Summary: 2012 was the “year of the guava”, in that I was finding more creative ways to use our annual surfeit of them. This is another experiment that turned out well.
Listen while you read to “Sunday Afternoon” from the “10 Strings” album by the Panache Orchestra, as I’m pretty sure all of these concoctions described below were cooked up on Sunday afternoons.
In this post I described my experience making a pie with fresh guavas, with the results being so pleasing that I decided to try a different kind of pie: a savoury guava tarte that would be based on a fruit-with-chêvre theme. Google as I might, I could find no such thing, so I took the nearest approximation I could find, and did a little improvisation on it. I had to get busy using up the guavas since the other day when the litter boxes located in the corridor leading off the kitchen got a little too neglected I was nonplussed to note that overripe guavas smell rather like cat piss, so best to use them before they reach that less-than-desirable state.
On the recipe linked above, I followed it pretty much as written, except for substituting guavas for melon (of course), and instead of using honey made from lavender flowers, I made my own by using the honey I had on hand at the time (raw unfiltered buckwheat honey from the farmers’ market), cutting some lavender flowers from my garden, picking the tiny purple flowers out from their heads and adding them to the honey-butter mixture in the pan. I prepared the guavas the exact same way as I had for the pie described in the post linked above, but just a few this time to approximate the volume of melon in the recipe I was modifying.
I had a package of puff pastry in the freezer that I had bought ages ago and after letting it sit out to partially defrost for a while, to my considerable surprise, managed to separate and unfold one of what turned out to be three sheets without incident. I mean, it didn’t stick all over itself and get all gnarled up like I was expecting it too. That’s why I didn’t wait until it was completely defrosted as the directions on the package said to before trying to unfold it. If it was stuck together, I figured it would be easier to slice apart if it were still somewhat frozen.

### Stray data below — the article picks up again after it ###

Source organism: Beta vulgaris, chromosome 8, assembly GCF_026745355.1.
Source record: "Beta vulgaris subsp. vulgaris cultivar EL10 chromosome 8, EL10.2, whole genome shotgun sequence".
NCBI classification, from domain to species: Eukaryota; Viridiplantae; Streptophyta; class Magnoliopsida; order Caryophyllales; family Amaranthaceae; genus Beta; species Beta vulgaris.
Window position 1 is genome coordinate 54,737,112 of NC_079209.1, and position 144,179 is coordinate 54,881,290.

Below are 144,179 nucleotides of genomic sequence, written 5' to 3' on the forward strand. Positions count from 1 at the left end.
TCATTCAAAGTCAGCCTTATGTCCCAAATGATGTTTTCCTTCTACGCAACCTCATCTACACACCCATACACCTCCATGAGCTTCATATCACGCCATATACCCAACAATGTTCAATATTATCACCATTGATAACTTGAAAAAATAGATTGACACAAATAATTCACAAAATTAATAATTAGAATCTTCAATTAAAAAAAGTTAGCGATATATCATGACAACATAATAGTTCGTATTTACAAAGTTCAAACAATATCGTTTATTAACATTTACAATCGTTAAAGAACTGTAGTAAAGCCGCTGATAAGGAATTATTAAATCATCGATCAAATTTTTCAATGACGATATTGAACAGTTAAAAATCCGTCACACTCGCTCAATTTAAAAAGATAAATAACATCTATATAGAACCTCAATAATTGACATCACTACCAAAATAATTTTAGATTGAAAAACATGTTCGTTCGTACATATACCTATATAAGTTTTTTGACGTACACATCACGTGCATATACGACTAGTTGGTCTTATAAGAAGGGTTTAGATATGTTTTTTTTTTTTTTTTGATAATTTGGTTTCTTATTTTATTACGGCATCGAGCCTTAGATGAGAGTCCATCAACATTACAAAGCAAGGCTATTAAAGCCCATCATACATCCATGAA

For the benefit of curious readers who are not fluent in French, here is a quick and dirty translation of the recipe linked above:
1 melon (small-ish muskmelon-type)
200 grams of chèvre (goat cheese)
1 Tbs almond meal
2 Tbs milk
200 grams of prepared puff pastry
2 Tbs lavender honey
10 grams of butter
Preheat the oven to 180º C (≅ 350º F)
Peel, remove seeds and cut the melon into 10 slices
Heat a tart mold (I used an 8” baking pan) on a frying pan and add the butter and honey (and lavender flowers)
Once the butter has melted, place the melon slices in a rosette shape in the mold
Let it cook undisturbed over med. heat for about 5 minutes
Meanwhile, mix the goat cheese with the milk and almond meal until creamy
Remove the tart mold from the heat
Pour goat cheese mixture over the melon slices
Place the sheet of puff pastry on top, folding the corners underneath
Place the tarte in the oven and bake for about 25 minutes
Let it cool and set briefly before turning out onto a plate
WOW!!! The combination of flavours was exquisite! The lavender-infused honey complimented the still-astringent guavas beautifully, as did the almond meal mixed in with the chêvre, and the buttery pastry held it all together even if it didn’t pouf up quite as much as it was supposed to. Next time I’ll just squish together a handmade galette dough and use that instead since hand-making puff pastry exceeds my tolerance for extremely labor-intensive, cranky endeavours.